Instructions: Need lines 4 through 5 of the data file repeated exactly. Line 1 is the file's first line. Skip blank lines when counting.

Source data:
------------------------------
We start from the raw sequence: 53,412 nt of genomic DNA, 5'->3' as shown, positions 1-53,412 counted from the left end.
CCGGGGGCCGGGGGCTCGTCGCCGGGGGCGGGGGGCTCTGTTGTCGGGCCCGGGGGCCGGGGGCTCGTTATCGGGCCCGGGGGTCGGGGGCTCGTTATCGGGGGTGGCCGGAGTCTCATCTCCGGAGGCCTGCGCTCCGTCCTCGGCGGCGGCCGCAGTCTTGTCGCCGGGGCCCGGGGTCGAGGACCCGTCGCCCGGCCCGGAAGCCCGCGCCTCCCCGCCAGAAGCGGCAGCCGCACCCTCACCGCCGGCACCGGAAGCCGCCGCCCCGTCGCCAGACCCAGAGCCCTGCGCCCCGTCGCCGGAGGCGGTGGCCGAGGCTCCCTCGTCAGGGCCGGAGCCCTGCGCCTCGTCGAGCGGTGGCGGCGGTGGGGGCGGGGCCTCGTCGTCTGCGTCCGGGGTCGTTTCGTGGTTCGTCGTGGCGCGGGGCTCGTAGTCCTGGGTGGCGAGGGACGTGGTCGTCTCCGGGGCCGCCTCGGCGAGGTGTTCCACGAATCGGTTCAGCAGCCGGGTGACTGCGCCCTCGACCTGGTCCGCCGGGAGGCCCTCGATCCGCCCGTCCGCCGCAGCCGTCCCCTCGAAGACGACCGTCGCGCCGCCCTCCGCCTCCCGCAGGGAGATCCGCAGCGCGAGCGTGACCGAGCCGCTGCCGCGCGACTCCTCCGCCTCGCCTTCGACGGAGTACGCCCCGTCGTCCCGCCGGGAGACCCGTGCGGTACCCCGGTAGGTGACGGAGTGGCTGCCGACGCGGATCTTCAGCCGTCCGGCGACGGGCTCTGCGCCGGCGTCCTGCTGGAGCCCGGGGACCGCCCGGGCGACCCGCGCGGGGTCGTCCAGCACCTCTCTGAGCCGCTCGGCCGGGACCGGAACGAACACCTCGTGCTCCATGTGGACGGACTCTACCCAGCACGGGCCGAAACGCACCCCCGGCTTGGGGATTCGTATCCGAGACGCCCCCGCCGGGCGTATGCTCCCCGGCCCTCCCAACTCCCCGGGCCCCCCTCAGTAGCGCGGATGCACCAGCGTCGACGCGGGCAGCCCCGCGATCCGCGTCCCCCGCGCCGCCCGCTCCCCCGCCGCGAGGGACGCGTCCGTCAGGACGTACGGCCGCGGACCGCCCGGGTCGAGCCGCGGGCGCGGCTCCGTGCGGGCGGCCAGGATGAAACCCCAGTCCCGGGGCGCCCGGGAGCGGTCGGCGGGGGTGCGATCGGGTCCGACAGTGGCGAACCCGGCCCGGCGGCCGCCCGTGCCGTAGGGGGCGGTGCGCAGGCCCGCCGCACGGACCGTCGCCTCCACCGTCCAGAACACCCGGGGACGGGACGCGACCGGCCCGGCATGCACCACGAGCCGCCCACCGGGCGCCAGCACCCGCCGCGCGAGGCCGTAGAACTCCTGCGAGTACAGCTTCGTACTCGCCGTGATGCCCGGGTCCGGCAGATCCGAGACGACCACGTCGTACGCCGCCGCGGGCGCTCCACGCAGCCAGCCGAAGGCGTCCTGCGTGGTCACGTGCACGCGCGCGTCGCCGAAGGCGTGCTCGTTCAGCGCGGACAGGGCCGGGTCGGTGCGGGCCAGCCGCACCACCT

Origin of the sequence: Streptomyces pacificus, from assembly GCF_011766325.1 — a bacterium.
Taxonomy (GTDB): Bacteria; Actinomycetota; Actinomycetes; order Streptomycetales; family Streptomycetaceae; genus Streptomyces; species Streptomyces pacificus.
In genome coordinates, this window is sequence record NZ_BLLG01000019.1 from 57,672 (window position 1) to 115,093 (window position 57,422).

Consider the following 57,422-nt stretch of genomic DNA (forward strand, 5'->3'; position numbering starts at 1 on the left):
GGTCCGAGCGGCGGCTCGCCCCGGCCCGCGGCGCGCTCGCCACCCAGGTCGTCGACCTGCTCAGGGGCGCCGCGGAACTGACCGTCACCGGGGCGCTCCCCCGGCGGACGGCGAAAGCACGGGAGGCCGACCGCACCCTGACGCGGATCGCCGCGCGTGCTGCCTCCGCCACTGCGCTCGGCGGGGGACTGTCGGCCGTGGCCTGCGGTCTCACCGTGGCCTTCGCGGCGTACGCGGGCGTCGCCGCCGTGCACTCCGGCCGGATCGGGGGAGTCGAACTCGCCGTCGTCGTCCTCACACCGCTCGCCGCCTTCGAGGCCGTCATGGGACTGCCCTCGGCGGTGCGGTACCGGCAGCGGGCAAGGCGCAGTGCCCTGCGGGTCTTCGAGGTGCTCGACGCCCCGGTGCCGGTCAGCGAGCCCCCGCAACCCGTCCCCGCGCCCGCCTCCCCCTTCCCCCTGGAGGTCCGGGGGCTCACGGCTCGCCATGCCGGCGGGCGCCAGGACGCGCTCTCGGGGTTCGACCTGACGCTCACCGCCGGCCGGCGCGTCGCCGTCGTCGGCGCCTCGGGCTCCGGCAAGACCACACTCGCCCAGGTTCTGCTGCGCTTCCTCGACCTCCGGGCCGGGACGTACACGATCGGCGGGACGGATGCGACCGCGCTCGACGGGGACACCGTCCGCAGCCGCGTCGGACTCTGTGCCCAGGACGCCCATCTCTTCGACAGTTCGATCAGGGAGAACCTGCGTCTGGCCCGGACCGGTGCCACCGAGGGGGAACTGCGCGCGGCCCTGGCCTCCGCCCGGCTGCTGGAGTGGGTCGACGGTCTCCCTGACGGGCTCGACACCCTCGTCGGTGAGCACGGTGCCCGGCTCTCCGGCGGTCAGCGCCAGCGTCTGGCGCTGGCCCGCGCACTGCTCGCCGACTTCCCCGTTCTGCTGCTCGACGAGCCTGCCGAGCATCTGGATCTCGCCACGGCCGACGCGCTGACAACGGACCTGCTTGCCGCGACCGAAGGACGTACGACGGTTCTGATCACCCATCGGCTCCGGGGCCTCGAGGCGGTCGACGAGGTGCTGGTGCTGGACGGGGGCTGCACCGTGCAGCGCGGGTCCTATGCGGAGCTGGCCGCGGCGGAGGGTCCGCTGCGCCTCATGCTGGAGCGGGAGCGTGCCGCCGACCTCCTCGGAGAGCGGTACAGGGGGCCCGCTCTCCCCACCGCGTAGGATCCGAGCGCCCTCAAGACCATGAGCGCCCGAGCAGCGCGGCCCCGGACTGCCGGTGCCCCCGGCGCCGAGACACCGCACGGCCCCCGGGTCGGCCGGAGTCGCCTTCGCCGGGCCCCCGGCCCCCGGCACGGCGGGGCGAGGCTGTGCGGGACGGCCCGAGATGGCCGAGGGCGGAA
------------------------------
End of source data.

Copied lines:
Taxonomy (GTDB): Bacteria; Actinomycetota; Actinomycetes; order Streptomycetales; family Streptomycetaceae; genus Streptomyces; species Streptomyces pacificus.
In genome coordinates, this window is sequence record NZ_BLLG01000019.1 from 57,672 (window position 1) to 115,093 (window position 57,422).